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Disrupting Wildlife Trafficking in the DRC


A Malayan pangolin is seen out of its cage after being confiscated by the Department of Wildlife and Natural Parks in Kuala Lumpur. (File)

llicit trafficking in wildlife, wildlife parts and products is big business, with conservative estimates placing the value of the illegal trade between $7 and $23 billion per year.

Disrupting Wildlife Trafficking in the DRC
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llicit trafficking in wildlife, wildlife parts and products is big business, with conservative estimates placing the value of the illegal trade between $7 and $23 billion per year. This makes wildlife trafficking and related crimes some of the most lucrative illegal businesses. Indeed, organized poaching and wildlife trafficking by transnational crime syndicates and armed units has escalated to unprecedented levels, severely threatening the survival of some of the world’s most iconic and threatened species.

The Democratic Republic of Congo, or DRC, is one of the world’s seventeen mega-biodiverse countries and is home to over 400 species of mammals, more than 1,000 bird species, over 400 fish species, and in excess of 10,000 species of plants. This includes high number of endemic species - organisms that live nowhere else. Unfortunately, the country’s rich biodiversity, history of instability, and high level of corruption makes the DRC a top target for criminal networks seeking to move ivory, pangolin scales, rhino horn, and other illegal wildlife products from Africa to Asia.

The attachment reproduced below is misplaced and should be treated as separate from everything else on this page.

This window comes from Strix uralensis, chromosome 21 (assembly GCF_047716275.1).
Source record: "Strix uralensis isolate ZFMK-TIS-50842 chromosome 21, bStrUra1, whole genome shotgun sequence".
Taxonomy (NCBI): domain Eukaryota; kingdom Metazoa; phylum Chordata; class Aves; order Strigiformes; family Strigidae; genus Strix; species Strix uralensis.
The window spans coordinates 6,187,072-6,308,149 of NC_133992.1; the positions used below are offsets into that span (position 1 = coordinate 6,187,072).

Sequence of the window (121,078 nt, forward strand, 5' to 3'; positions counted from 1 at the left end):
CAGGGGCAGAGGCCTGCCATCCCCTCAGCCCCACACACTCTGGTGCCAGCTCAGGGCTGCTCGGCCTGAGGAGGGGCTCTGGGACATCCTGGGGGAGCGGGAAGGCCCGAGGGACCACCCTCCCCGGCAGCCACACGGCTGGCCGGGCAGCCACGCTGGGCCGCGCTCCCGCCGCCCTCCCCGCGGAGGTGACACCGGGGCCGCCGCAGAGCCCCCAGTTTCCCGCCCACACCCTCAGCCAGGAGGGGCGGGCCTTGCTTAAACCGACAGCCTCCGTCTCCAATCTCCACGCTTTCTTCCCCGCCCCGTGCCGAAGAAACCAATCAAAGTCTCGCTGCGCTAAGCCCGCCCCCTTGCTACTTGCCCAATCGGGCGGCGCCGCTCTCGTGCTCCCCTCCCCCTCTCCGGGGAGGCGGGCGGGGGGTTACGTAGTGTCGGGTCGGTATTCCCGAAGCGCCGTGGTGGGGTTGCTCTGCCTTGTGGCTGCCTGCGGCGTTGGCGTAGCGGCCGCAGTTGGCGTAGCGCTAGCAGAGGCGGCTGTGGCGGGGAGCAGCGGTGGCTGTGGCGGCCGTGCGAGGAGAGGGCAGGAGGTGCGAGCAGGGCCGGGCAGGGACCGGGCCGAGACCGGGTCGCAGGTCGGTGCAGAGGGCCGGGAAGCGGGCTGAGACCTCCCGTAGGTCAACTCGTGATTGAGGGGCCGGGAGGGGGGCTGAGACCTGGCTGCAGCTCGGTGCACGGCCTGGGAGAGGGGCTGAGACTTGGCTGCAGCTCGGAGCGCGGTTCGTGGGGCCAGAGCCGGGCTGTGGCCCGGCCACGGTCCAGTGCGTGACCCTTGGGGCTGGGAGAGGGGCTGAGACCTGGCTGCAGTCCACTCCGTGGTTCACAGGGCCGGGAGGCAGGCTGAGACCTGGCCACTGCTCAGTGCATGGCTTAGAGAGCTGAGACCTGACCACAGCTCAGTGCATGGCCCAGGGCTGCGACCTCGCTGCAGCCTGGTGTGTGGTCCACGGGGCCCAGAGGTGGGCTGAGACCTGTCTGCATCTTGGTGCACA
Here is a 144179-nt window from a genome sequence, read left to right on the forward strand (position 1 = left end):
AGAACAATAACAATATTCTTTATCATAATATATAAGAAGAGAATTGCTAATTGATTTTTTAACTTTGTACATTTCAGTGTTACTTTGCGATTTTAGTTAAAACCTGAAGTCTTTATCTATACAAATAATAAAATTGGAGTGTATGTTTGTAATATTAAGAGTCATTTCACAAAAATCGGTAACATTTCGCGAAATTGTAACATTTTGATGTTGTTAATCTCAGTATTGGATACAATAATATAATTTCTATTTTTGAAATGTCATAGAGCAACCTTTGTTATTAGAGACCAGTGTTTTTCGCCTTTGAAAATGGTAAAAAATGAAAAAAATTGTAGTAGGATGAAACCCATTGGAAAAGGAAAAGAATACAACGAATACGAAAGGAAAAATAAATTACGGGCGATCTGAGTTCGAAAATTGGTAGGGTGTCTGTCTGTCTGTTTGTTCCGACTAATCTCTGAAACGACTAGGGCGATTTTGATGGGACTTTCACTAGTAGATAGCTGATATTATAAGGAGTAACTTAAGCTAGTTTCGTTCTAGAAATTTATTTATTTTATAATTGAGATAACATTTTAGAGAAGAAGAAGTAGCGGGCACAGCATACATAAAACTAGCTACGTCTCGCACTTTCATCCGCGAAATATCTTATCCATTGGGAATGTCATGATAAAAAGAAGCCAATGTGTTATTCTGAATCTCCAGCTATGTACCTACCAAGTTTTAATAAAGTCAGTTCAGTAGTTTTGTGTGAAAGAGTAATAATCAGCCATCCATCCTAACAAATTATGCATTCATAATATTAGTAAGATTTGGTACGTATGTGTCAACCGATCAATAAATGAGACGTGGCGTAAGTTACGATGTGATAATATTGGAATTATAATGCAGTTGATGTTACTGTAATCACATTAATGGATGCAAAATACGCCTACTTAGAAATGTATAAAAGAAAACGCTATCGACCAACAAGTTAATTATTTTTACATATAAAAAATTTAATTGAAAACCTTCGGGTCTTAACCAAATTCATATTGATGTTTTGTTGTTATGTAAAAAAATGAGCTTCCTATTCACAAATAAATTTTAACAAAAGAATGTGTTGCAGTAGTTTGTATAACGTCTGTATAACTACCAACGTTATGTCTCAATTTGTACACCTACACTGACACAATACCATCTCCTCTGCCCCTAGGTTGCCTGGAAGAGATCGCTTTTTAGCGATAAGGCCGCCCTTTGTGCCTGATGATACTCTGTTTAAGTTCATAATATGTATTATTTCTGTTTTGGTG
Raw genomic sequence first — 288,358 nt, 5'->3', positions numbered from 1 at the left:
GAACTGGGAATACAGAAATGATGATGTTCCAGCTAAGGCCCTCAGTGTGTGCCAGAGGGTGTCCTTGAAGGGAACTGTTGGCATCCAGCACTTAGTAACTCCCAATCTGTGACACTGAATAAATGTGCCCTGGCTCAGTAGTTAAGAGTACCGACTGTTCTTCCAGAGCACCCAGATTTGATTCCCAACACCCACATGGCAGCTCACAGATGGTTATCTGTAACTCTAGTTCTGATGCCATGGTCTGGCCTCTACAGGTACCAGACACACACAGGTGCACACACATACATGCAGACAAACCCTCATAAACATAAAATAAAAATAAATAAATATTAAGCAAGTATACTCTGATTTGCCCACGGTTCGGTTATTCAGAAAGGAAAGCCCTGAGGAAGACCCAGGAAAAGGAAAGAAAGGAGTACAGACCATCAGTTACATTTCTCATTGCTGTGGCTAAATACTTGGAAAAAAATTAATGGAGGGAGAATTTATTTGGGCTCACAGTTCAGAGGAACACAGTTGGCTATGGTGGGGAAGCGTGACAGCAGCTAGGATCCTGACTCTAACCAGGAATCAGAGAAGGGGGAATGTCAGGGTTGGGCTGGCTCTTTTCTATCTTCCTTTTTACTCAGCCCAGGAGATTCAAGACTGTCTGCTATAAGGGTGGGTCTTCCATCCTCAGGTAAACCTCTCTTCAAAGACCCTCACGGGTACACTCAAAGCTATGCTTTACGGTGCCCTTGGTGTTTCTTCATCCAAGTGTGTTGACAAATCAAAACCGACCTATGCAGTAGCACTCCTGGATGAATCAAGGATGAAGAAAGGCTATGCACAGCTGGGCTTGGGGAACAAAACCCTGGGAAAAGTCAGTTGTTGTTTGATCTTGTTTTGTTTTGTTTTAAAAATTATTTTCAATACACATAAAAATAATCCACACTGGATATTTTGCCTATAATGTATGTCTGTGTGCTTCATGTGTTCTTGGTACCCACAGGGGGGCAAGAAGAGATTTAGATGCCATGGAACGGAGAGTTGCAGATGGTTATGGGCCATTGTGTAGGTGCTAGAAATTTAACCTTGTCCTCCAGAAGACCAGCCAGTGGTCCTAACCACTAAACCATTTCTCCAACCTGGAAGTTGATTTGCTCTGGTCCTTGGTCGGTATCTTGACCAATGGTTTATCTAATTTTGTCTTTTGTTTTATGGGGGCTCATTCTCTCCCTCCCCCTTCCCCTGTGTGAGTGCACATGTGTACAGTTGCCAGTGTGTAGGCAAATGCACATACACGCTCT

The United States Government is working with the DRC to help protect its natural resources for the benefit of the Congolese people. In early November, U.S. law enforcement arrested two Congolese traffickers in the U.S. state of Washington. At the same time, Congolese officials in DRC’s capital city Kinshasa seized the traffickers’ stash of ivory, rhino horn, and pangolin scales worth about 3.5 million dollars. The operation was the result of a more than two-year cooperative effort between the State Department’s Diplomatic Security Service at the U.S. Embassy in Kinshasa, Homeland Security Investigations, and the Government of the DRC to shut down a wildlife trafficking operation.

In yet another step to disrupt wildlife trafficking networks, on December 13 the U.S. Department of State imposed visa restrictions on eight nationals from the Democratic Republic of the Congo for trafficking in wildlife.

“Wildlife trafficking is a serious transnational crime that threatens national security, economic prosperity, the rule of law, long-standing conservation efforts, and human health through the spread of zoonotic disease. The DRC is a major hub for trafficked wildlife and wildlife products moving from Africa to Asia and the Middle East,” said State Department Spokesperson Ned Price.

“This visa restriction policy is designed to further disrupt the movements and business of transnational criminal organizations involved in wildlife and timber trafficking by making it harder for them to smuggle illegal wildlife and timber,” he said.

“We are sending a clear message that wildlife and timber traffickers are not welcome in the United States.”

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